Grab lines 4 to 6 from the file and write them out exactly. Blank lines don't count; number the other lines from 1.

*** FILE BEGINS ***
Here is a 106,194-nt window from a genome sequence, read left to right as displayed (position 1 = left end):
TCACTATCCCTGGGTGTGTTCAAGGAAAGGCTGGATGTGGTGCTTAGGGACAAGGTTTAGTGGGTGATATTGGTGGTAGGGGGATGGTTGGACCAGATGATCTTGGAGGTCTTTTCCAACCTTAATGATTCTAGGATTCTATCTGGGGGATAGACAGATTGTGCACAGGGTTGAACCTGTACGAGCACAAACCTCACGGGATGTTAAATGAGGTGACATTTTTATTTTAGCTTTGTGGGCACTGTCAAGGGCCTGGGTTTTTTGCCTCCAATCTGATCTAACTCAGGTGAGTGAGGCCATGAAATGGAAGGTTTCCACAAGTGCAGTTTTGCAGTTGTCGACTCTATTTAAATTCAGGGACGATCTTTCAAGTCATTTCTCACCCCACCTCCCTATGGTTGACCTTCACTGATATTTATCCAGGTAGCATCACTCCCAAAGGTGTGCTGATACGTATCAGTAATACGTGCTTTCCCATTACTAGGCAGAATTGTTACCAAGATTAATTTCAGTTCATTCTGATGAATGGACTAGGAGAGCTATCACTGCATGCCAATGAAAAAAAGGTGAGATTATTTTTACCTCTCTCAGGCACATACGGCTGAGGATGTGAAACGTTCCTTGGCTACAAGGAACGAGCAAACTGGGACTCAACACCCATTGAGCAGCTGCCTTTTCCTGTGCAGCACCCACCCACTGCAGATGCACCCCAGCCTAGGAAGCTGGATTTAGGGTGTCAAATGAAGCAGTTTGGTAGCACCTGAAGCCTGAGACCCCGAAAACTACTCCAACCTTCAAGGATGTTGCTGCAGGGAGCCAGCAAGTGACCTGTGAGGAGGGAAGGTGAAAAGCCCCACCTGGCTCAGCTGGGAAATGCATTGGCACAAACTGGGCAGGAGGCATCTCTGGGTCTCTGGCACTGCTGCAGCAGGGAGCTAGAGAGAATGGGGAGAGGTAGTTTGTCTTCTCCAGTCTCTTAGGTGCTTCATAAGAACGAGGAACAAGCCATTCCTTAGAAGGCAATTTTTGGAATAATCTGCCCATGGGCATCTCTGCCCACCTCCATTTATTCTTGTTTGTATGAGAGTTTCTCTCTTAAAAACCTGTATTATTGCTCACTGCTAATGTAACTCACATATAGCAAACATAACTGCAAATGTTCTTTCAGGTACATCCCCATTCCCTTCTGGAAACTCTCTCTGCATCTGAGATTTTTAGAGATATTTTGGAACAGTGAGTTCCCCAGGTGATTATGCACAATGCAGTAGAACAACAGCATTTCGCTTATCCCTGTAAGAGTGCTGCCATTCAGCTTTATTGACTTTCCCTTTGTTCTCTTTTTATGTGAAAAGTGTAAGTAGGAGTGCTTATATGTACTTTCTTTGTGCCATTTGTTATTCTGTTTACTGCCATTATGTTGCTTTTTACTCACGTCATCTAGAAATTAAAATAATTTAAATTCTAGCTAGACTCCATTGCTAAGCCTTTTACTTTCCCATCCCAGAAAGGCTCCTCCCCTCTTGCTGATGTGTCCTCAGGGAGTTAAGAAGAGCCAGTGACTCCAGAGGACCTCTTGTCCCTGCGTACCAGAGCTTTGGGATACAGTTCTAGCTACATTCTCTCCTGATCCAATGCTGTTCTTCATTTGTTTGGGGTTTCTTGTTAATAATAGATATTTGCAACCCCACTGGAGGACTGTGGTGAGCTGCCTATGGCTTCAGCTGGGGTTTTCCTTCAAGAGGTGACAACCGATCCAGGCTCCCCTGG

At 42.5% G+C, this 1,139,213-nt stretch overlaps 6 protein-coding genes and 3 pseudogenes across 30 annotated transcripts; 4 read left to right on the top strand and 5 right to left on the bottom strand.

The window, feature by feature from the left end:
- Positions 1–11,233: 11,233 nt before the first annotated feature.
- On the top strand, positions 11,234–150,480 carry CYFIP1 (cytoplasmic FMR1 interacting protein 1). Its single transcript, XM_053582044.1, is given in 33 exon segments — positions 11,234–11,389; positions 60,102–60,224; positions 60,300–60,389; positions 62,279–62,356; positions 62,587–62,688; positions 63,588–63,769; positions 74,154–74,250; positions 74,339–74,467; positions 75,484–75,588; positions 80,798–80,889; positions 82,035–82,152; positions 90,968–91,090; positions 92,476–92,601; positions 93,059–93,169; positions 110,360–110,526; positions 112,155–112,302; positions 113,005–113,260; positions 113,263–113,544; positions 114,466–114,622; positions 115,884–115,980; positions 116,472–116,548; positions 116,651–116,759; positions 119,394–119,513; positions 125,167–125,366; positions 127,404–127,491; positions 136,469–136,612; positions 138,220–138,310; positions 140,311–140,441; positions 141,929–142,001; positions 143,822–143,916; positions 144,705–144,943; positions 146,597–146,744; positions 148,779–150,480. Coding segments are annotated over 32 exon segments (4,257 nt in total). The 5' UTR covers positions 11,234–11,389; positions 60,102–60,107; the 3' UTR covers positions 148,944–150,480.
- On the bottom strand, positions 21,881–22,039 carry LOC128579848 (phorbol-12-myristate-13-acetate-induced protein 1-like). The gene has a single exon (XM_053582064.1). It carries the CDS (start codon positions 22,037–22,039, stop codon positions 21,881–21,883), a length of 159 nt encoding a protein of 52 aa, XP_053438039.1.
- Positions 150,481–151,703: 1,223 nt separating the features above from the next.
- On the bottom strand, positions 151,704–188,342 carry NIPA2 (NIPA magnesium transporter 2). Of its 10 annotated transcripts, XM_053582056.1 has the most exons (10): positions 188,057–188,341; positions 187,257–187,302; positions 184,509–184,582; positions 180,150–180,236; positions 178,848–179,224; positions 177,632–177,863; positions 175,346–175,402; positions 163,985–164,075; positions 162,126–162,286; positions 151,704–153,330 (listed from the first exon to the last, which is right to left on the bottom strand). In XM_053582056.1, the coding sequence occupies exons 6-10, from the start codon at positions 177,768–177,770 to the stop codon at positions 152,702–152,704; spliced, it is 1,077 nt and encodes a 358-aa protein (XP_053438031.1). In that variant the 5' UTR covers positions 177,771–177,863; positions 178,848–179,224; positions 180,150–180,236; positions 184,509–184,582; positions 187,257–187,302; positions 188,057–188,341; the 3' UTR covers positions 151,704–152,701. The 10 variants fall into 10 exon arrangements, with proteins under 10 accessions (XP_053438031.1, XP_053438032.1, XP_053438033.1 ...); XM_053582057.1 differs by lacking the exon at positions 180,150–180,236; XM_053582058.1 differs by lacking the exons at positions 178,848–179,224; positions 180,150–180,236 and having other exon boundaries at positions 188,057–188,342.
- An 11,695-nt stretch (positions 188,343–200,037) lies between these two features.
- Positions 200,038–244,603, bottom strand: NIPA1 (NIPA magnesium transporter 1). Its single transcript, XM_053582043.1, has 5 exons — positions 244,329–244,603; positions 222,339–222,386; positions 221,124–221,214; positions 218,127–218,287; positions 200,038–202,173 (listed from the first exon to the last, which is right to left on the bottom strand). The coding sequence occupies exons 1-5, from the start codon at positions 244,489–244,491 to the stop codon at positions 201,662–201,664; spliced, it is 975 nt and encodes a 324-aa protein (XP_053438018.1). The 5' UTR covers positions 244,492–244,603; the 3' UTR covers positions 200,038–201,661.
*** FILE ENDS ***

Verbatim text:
The window, feature by feature from the left end:
- Positions 1–11,233: 11,233 nt before the first annotated feature.
- On the top strand, positions 11,234–150,480 carry CYFIP1 (cytoplasmic FMR1 interacting protein 1). Its single transcript, XM_053582044.1, is given in 33 exon segments — positions 11,234–11,389; positions 60,102–60,224; positions 60,300–60,389; positions 62,279–62,356; positions 62,587–62,688; positions 63,588–63,769; positions 74,154–74,250; positions 74,339–74,467; positions 75,484–75,588; positions 80,798–80,889; positions 82,035–82,152; positions 90,968–91,090; positions 92,476–92,601; positions 93,059–93,169; positions 110,360–110,526; positions 112,155–112,302; positions 113,005–113,260; positions 113,263–113,544; positions 114,466–114,622; positions 115,884–115,980; positions 116,472–116,548; positions 116,651–116,759; positions 119,394–119,513; positions 125,167–125,366; positions 127,404–127,491; positions 136,469–136,612; positions 138,220–138,310; positions 140,311–140,441; positions 141,929–142,001; positions 143,822–143,916; positions 144,705–144,943; positions 146,597–146,744; positions 148,779–150,480. Coding segments are annotated over 32 exon segments (4,257 nt in total). The 5' UTR covers positions 11,234–11,389; positions 60,102–60,107; the 3' UTR covers positions 148,944–150,480.